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Circuit Breakers

Circuit Breakers

Most homes today have circuit breakers in their main electrical panel.  You may also have a sub-panel located near the main panel, or elsewhere in the house.  Circuit breakers are designed to trip when there is too much electricity flowing on the wires.  If you overload the wires, they overheat and can melt causing a fire hazard. 

Helpful Hint: If you have power out in part of the house, it may be a wiring problem without tripping a breaker.  If so, you need an electrician.  If you have a tripped breaker, read on.

There are 3 reasons for a tripping circuit breaker:

  1. Overloaded circuit and wires - inconvenient and possible hazard

  2. Short circuit - a hazard needs to be found and fixed

  3. Defective breaker - easier to fix, but rarely happens.

 

Overloading:

Occasionally, a breaker will trip from a simple overload and merely needs to be reset.  The question is: Which breaker is it?  Some breakers will look a little different when they trip from an overload.  If you know which breaker it is, try resetting it.

Helpful Hint:  Most circuit breakers need to be clicked 'Off' and then back 'On' when they trip. If you don't first click it 'Off', you will not be resetting it.  Also, read the Safety note and Helpful Hint further down in this section.

Overloading the wires is often caused by using more appliances than the wire can handle.  If you have a 15 amp breaker (for a 15 amp wire), it will trip if you are trying to use 20 amps at the same time.  You can't simply change the 15 amp breaker to a 20 amp breaker since it is connected to a 15 amp wire.  The analogy would be using a water pipe designed for 15 pounds of pressure and deciding to use 20 pounds of pressure instead - not a good idea.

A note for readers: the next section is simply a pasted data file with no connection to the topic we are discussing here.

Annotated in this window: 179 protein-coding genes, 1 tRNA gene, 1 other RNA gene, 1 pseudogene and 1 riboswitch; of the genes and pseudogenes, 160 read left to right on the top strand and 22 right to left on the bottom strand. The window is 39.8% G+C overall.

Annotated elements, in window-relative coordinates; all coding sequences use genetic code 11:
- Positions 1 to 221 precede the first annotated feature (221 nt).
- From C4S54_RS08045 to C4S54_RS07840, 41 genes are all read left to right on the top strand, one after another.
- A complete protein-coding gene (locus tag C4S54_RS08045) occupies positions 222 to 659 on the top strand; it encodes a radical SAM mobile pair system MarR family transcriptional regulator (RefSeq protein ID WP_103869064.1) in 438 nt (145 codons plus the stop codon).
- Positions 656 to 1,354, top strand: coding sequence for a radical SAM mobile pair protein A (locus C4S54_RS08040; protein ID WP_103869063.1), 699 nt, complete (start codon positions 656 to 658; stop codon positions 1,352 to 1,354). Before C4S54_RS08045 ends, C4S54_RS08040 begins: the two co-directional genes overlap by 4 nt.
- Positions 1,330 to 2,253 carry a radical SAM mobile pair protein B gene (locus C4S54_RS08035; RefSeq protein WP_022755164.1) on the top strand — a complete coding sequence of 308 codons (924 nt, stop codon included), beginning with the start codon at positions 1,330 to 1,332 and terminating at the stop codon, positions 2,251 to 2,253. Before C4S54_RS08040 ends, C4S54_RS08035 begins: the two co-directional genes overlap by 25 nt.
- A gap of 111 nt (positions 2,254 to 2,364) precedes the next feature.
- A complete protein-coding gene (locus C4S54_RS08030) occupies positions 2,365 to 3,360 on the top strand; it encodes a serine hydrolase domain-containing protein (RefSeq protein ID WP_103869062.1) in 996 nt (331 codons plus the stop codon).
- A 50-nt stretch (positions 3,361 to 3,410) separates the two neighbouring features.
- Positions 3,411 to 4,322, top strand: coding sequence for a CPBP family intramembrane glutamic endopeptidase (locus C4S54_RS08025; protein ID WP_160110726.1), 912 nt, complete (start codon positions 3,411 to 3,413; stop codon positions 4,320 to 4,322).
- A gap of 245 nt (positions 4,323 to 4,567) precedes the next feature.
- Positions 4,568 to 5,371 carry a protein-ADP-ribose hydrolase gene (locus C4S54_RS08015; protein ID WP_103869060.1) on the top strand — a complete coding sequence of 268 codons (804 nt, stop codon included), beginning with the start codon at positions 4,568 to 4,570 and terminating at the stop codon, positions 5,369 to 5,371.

How do you know how much electricity you're using?   A 1800 watt hair dryer uses 15 amps (Watts=Volts x Amps) 1800 watts ---- divided by 120 volts---- equals 15 amps). 

Here's a simple chart.  Of course, your appliance may vary.

Appliance Typical wattage Amps
Coffee maker 200   2
Computer (desktop) 200   2
Dehumidifer 900   8
Electric Curlers/Straightener 300 3
Freezer 500   4
Hair dryer 1800-2000 16
Iron 1200 10
Microwave oven 1500 13
Refrigerator 850   7
Toaster 1200 10
Treadmill 2000 17
TV 300 3
Vacuum Cleaner 1800 15

 

Short circuit

If power goes out and the breaker cannot reset, you have an electrical problem that needs to be found and corrected.

Safety Note:  If a short circuit is the cause of the tripped breaker, you will probably hear a buzz and/or see a the light flicker when you turn the breaker on, and the the breaker will turn off again.  DO NOT RESET the breaker again.  It's time to call us to find the problem and fix it.

Helpful Hint:  If you don't know which breaker it is, you can go through all the circuit breakers one by one (except the main breaker).  Click each breaker 'Off' and then back 'On'.
Why not reset the main breaker?  The main breaker has probably not been moved in many years.  At best, it will be very stiff and hard to move, at worst, it may not turn back on again and you will be completely without power.  (We get this kind of call on a Sunday afternoon from the do-it-yourselfer.)  If you think you need to shut-off the main breaker, you probably don't know enough working electricity and should instead call a professional.

Defective breaker

Sometimes the problem is simply a bad breaker, perhaps less than 2% of the time.  On power problem calls, we check that right away to be sure it's not a simply issue.  Then we go on to locating the short circuit.

Helpful Hint:  If the above hints do not solve your problem, read up on GFI outlets (and GFI breakers) in this section.